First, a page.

The lack of women’s participation in the economy is likely hurting economic growth. Some research suggests that enhancing women’s economic empowerment by improving entrepreneurship and leadership contributes to economic growth, job creation and prosperity (OECD, Enhancing Women’s Economic Empowerment through Entrepreneurship and Business Leadership in OECD Countries (2014). Available from http://www.oecd.org/gender/Enhancing%20Women%20Economic%20Empowerment_Fin_1_Oct_2014.pdf.). The World Bank has estimated that women’s lower levels of economic engagement in Georgia depresses GDP by 12 per cent (Mercy Tembon, Beyond celebrating—Removing barriers for women in the South Caucasus (World Bank, 2017). Available from http://blogs.worldbank.org/europeandcentralasia/beyond-celebrating-removing-barriers-women-south-caucasus.). Other research suggests economies and firms become more efficient as women’s economic engagement increases (Rachel Heath, “Women’s Access to Labor Market Opportunities, Control of Household Resources, and Domestic Violence”, Policy Research Working Paper, No. 6149 (World Bank, 2012). Available from http://hdl.handle.net/10986/11987.). Moreover, barriers to women’s economic participation are likely to slow innovation since the best talent is not efficiently allocated.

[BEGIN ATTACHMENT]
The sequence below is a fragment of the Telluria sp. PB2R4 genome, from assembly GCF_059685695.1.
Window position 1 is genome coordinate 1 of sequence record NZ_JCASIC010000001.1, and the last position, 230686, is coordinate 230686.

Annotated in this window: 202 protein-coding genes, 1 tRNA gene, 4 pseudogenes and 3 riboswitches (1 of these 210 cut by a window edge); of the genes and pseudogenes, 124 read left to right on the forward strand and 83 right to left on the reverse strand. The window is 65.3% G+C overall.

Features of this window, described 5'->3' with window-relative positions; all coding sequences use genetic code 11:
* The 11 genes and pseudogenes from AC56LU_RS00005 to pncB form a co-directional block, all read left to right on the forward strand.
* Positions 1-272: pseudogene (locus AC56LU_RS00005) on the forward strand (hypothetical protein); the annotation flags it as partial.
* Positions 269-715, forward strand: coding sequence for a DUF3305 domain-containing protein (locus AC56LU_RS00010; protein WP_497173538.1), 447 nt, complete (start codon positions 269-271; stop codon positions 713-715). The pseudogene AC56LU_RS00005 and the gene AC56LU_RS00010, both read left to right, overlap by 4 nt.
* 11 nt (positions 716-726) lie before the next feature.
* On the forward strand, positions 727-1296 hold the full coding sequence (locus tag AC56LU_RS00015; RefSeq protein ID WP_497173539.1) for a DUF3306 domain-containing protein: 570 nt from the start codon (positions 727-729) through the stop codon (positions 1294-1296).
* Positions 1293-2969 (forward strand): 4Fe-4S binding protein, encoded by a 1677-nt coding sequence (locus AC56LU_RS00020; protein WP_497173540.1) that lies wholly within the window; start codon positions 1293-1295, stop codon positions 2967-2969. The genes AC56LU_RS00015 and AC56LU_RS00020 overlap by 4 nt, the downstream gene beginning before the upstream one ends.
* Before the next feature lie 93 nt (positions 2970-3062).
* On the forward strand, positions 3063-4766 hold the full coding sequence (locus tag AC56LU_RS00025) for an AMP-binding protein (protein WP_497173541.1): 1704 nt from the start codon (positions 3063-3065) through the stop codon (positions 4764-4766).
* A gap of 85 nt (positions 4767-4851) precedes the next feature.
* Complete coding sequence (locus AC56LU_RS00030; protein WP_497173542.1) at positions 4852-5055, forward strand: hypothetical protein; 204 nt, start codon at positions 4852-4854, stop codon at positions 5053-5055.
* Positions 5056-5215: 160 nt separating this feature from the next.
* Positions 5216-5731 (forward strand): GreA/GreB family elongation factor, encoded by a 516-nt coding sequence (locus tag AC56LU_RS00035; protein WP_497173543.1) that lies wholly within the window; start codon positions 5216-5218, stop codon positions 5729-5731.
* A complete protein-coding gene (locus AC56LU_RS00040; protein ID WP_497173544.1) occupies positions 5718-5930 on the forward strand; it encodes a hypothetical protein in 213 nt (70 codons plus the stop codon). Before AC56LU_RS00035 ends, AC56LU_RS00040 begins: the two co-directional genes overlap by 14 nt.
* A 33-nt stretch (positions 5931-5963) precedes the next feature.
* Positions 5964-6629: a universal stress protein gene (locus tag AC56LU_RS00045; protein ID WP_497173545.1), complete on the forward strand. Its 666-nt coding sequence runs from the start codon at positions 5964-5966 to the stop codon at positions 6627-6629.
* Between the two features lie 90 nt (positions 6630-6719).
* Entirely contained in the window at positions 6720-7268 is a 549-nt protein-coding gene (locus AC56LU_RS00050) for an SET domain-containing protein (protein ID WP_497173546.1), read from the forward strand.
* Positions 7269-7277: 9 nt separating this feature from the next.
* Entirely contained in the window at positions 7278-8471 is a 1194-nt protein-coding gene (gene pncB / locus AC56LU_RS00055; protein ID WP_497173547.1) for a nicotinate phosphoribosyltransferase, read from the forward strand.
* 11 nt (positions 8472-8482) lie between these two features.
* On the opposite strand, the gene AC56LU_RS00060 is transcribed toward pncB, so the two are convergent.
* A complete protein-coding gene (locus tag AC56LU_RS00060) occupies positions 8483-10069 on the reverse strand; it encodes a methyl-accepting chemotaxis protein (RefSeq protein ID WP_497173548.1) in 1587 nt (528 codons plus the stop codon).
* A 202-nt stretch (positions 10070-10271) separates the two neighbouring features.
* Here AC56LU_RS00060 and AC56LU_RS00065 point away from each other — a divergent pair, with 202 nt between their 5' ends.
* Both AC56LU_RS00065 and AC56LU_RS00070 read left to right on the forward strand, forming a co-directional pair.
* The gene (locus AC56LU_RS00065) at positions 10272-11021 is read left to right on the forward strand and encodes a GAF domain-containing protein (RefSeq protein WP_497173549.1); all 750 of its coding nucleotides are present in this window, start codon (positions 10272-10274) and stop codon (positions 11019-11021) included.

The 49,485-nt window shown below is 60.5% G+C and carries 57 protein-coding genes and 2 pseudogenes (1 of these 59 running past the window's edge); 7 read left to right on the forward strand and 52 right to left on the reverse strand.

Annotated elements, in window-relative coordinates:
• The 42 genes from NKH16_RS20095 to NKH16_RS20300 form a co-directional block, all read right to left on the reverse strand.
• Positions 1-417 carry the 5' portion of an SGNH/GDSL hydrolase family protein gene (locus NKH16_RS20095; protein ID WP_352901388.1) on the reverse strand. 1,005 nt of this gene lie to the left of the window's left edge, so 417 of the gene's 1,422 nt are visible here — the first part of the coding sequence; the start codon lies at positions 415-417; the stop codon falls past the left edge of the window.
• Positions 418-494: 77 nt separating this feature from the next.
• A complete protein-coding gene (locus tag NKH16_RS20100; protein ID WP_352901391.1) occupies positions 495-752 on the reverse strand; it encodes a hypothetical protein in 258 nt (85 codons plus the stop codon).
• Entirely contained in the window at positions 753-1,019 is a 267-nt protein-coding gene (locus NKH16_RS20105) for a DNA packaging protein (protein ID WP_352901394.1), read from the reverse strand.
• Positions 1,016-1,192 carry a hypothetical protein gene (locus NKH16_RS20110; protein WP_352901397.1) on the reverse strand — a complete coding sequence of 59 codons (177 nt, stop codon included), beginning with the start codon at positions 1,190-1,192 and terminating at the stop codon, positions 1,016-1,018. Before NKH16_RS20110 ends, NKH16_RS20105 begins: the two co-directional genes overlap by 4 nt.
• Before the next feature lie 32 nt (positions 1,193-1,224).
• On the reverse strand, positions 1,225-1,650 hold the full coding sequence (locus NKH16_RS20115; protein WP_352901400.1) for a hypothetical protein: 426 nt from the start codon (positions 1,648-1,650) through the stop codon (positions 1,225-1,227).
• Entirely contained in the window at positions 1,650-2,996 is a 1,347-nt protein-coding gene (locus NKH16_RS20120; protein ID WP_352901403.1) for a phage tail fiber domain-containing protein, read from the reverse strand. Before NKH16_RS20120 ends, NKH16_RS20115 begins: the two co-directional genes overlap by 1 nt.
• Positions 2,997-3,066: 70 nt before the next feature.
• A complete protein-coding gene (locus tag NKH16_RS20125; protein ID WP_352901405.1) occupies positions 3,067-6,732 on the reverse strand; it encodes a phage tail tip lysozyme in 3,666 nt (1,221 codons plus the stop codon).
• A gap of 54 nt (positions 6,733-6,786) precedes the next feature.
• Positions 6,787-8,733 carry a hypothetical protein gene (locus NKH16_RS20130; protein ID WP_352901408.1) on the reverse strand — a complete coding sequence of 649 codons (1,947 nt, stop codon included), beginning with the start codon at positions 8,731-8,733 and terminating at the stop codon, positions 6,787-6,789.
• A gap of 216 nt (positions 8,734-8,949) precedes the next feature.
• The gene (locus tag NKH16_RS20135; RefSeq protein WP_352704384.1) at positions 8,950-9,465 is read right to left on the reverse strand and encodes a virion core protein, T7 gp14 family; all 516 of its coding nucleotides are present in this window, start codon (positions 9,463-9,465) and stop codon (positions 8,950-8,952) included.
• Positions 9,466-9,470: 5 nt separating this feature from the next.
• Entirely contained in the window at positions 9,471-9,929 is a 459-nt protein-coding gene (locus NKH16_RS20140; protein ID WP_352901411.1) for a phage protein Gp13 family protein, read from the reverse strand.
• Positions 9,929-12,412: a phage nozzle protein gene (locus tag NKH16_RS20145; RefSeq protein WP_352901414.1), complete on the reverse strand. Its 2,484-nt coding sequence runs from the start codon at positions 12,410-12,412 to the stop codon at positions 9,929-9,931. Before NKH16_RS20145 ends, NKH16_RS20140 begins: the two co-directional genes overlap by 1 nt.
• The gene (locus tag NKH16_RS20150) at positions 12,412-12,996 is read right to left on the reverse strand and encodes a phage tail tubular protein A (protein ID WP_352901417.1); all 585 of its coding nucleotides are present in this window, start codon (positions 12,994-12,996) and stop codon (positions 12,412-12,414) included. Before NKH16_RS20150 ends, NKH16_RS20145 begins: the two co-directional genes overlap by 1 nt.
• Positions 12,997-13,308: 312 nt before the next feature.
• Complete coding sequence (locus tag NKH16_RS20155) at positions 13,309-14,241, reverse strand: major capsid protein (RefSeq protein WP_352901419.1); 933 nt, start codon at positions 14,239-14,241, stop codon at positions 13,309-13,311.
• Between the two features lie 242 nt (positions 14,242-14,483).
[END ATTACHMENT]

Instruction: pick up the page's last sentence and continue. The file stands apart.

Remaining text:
Companies are not generally aware of the business case for corporate action to promote women's empowerment and only few are taking tangible actions for gender equality. Although 11 companies have already signed onto the WEPs in Georgia and some have developed Action Plans to operationalize their commitments, there is a need to reach out to new private sector audiences and mobilize a greater number of companies to join the WEPs movement.
Against this background, with the support of the Norwegian Ministry for Foreign Affairs, UN Women launched the project “Joint Action for Women’s Economic Empowerment in Georgia. The project seeks to engage the private sector in promoting women’s economic empowerment through the WEPs. This is possible only, if the private sector is aware about the global evidence, good practices and tools available for making gender equality reality.
To effectively and widely communicate to companies operating in Georgia that investing in women and gender equality is the smart thing to do, UN Women will implement a targeted communication campaign in Georgia. The target audience of the campaign is small and medium-sized enterprises (SMEs) and large private sector operating in Georgia. Specifically, the campaign will 1) increase the awareness of companies on the benefits of investing in women within and outside the workplace; 2) motivate companies to sign onto the WEPs and make public, tangible gender equality commitments; and 3) inform companies about real-life business practices for women’s empowerment from around the world.